by Mark H. Anbinder, News Editor <firstname.lastname@example.org>
If you're a smart computer, this is your chance to prove it. Continuing the quest for artificial intelligence, a California organization has announced its fourth annual competition for the Dr. Hugh G. Loebner prize. Competitors at the event, to be held on 16-Dec-94 at the new San Marcos campus of California State University, will need to pass a limited version of the classic Turing Test.
The competition was inspired by computer pioneer Alan Turing, who in 1950 proposed a test to determine whether computers can think. If a human interacting with a computer can't tell whether it's a computer or another human, the computer has passed the test. Dr. Loebner has put up monetary prizes to spur the development of computers that can successfully simulate independent thought.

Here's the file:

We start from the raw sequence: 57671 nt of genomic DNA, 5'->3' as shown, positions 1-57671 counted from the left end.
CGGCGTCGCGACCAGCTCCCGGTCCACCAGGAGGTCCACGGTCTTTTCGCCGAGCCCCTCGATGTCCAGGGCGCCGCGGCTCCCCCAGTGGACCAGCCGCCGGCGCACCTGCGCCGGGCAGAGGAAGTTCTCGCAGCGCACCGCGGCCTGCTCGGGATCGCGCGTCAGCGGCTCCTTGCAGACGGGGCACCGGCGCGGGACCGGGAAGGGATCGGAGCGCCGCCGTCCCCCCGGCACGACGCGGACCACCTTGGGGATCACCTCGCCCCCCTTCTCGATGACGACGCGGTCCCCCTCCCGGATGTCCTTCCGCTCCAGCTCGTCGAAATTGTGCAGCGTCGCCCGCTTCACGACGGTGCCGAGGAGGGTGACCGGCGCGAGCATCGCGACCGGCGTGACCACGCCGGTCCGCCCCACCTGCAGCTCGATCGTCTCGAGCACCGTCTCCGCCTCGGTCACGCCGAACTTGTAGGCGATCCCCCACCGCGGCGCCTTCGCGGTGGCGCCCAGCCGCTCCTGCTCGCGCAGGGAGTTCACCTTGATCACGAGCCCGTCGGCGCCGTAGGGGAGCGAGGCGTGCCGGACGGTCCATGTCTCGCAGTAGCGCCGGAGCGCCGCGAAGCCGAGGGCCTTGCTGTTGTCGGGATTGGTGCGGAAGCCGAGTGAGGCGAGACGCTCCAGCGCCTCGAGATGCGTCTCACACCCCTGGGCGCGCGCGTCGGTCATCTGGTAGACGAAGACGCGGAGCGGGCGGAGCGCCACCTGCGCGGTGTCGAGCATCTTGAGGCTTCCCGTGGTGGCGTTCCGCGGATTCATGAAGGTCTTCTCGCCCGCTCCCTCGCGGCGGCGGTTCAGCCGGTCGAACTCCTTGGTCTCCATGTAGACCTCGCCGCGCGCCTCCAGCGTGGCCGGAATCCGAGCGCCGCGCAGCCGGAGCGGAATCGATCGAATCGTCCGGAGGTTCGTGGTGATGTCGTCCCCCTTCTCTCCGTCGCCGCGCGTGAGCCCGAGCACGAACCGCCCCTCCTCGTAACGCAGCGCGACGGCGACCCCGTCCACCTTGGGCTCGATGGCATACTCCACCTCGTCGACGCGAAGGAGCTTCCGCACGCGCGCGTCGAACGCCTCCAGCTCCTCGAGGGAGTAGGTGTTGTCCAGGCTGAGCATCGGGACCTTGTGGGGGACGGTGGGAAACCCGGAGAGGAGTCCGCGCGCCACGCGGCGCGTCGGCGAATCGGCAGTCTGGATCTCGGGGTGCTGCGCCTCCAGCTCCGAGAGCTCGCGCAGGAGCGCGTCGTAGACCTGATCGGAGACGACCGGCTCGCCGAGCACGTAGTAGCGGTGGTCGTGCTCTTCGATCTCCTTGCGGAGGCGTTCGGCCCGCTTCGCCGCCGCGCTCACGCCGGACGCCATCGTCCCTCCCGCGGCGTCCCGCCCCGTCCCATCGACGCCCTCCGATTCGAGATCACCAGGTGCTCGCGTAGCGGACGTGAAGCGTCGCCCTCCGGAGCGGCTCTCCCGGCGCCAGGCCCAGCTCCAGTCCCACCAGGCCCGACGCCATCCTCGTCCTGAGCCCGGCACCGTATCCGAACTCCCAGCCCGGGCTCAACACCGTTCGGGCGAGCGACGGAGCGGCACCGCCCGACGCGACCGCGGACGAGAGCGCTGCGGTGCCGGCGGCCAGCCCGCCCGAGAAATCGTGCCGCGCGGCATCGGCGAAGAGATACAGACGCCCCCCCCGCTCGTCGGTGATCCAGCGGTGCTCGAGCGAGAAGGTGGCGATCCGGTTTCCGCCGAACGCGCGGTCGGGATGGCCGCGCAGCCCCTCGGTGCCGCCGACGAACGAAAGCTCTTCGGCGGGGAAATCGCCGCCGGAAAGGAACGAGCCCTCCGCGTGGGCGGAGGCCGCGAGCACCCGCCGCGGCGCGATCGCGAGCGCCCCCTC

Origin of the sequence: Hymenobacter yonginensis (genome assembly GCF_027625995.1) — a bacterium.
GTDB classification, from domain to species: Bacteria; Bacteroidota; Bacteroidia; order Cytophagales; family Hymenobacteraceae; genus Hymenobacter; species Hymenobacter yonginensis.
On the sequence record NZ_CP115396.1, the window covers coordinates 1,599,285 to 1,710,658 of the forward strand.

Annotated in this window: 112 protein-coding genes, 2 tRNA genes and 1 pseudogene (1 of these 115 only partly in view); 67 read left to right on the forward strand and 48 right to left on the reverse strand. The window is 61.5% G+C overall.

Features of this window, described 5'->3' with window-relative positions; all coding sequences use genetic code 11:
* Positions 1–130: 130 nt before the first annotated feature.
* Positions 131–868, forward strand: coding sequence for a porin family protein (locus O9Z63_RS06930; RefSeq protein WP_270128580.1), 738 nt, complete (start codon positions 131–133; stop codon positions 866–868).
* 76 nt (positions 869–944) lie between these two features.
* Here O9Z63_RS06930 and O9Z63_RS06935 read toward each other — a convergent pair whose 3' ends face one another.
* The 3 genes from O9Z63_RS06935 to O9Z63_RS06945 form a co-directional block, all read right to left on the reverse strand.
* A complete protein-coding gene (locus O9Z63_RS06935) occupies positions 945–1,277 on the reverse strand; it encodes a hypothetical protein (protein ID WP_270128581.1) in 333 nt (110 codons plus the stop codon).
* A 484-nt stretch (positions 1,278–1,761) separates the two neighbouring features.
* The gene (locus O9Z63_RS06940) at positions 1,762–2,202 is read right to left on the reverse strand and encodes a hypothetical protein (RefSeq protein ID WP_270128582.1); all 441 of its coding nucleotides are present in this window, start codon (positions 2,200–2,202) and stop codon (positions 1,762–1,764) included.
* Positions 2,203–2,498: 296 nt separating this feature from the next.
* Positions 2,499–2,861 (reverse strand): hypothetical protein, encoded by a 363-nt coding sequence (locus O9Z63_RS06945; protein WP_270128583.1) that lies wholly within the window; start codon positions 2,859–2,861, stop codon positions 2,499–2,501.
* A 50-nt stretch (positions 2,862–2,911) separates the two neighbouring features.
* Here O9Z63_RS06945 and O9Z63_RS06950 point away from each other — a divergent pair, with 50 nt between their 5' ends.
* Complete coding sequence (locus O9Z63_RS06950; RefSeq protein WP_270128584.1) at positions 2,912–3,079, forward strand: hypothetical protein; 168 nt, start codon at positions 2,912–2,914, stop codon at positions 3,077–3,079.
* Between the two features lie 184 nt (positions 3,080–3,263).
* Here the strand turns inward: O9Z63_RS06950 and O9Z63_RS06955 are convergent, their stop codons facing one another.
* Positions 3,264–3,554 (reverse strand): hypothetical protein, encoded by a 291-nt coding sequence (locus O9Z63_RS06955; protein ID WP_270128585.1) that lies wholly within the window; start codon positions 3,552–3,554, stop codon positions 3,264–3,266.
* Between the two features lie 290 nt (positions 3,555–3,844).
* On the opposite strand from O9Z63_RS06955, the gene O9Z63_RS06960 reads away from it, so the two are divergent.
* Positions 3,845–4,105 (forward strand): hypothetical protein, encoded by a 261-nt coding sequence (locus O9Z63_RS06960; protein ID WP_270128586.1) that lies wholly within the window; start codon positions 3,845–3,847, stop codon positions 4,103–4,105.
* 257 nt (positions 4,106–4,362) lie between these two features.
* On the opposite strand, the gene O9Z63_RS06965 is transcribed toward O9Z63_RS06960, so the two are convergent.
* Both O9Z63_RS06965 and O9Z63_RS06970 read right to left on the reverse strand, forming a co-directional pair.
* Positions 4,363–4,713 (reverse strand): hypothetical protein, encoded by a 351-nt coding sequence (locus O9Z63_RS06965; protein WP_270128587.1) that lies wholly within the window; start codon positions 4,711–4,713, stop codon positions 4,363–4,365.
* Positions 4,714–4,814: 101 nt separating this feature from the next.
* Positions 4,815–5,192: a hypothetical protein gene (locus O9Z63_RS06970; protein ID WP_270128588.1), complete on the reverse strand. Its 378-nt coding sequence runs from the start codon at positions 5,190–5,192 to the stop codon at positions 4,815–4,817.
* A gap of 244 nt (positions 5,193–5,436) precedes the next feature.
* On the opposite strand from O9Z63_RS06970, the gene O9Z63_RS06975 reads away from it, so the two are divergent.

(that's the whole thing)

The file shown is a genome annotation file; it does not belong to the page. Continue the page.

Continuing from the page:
This year's limited test allows software developers to specify a single area of conversation in which their entries may be tested. The author of this year's winning software will receive a $2,000 prize and a bronze medal. In 1995, the first open-ended contest, with no topic restrictions, will be conducted. When a computer can pass an unrestricted test, the grand prize of $100,000 will be awarded, and the contest will be discontinued.
According to Dr. Robert Epstein, a research professor at National University, director emeritus of the Cambridge Center for Behavioral Studies, and the organizer of the Loebner Prize competition, some of the entries in earlier competitions "fooled some of the judges into thinking they were people."
You can obtain the official rules and an application by contacting the contest director.
Dr. Robert Epstein
933 Woodlake Drive
Cardiff by the Sea CA 92007-1009 USA